An endangered minnow and a chub that is a candidate for endangered species status were probably badly hurt by the Quail Creek dike break.

Denise Knight, non-game fish coordinator for the Utah Division of Wildlife Resources, said the Virgin River had 10 miles of high-quality habitat left for the woundfin minnow and the Virgin River chub. The woundfin is an endangered species while the the chub is a candidate for that special protection.The dike burst may have damaged 41/2 miles of this habitat, she said.

Channel changes may have hurt the underwater environment. Thousands of acre-feet of water blasting through the river could have dashed fish to death against boulders.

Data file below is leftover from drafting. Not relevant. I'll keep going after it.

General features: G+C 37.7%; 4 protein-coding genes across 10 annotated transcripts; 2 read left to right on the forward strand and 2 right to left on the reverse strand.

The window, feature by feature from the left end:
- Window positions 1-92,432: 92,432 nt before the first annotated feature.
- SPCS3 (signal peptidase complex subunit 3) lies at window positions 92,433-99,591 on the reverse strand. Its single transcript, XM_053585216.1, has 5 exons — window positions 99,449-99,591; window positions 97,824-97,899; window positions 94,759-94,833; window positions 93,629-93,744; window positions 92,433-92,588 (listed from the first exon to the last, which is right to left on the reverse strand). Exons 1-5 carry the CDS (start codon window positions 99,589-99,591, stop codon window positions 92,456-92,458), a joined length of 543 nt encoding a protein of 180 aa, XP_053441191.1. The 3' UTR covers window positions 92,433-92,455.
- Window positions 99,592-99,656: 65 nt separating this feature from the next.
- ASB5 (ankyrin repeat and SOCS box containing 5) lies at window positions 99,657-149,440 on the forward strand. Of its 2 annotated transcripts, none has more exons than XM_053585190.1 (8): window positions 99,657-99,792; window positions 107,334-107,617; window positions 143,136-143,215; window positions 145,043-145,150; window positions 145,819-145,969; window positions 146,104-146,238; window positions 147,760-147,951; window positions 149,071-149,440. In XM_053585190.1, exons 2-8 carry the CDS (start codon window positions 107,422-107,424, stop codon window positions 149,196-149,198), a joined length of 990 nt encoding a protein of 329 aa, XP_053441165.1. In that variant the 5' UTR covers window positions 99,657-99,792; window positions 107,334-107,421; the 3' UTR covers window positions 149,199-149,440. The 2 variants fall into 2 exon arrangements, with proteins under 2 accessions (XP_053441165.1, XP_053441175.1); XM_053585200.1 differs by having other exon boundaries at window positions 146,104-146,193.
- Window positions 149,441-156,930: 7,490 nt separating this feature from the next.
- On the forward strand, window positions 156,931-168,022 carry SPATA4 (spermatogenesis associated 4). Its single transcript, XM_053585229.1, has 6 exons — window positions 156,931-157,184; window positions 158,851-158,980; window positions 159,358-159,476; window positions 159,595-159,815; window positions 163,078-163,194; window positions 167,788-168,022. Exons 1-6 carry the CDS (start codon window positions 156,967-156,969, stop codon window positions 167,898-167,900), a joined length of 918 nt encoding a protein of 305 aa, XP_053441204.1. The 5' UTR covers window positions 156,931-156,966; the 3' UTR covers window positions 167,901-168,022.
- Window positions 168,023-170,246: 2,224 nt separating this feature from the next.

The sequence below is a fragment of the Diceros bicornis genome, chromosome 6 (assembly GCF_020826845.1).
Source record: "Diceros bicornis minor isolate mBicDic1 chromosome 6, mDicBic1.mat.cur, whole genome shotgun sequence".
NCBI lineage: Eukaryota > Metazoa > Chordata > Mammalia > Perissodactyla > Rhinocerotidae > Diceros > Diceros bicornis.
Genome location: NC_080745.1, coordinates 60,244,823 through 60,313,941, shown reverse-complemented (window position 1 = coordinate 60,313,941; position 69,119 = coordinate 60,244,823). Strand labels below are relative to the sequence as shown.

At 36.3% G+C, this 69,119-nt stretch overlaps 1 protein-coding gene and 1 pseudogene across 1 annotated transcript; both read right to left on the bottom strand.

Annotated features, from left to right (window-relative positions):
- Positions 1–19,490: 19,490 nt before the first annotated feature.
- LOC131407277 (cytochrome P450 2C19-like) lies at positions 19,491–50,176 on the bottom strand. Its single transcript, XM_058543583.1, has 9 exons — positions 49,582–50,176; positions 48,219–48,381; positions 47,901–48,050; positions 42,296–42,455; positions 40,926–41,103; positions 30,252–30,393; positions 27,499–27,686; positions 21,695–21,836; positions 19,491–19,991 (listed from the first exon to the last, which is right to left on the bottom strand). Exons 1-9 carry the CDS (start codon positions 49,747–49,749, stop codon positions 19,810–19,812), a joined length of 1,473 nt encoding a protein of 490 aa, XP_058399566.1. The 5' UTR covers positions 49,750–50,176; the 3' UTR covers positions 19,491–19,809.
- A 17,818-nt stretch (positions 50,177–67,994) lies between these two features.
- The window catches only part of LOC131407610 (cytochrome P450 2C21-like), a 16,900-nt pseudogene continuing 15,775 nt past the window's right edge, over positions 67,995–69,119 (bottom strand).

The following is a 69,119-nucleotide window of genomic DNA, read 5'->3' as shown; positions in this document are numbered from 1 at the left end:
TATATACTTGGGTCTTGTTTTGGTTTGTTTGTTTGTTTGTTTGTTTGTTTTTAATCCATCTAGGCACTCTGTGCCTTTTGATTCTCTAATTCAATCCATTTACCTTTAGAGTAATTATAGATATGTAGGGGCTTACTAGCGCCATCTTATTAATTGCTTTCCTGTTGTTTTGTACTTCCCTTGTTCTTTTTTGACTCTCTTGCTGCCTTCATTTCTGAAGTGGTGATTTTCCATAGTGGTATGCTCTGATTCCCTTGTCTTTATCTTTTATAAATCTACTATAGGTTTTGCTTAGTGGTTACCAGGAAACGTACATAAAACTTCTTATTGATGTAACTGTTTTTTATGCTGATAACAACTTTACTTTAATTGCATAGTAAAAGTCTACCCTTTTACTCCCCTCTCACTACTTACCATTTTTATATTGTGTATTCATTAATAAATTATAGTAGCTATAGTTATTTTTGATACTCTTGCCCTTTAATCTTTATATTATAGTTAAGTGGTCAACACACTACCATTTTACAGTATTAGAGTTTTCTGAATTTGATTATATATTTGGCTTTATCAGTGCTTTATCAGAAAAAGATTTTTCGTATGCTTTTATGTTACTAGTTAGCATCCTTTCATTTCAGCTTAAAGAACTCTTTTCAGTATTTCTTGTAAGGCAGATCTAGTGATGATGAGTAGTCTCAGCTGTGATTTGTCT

The heavy load of sediment "would clog gills or do gill damage that would kill fish," she said. "I'm sure that we lost fish.

Woundfin minnows and Virgin River chub have always thrived in a desert river subject to violent spring floods. However, Knight said, "this one's a little larger magnitude than is normal."

In addition to the physical damage, the destruction of the Washington Fields Diversion Dam below the dike wiped out a barrier to competition from the non-native red shiners.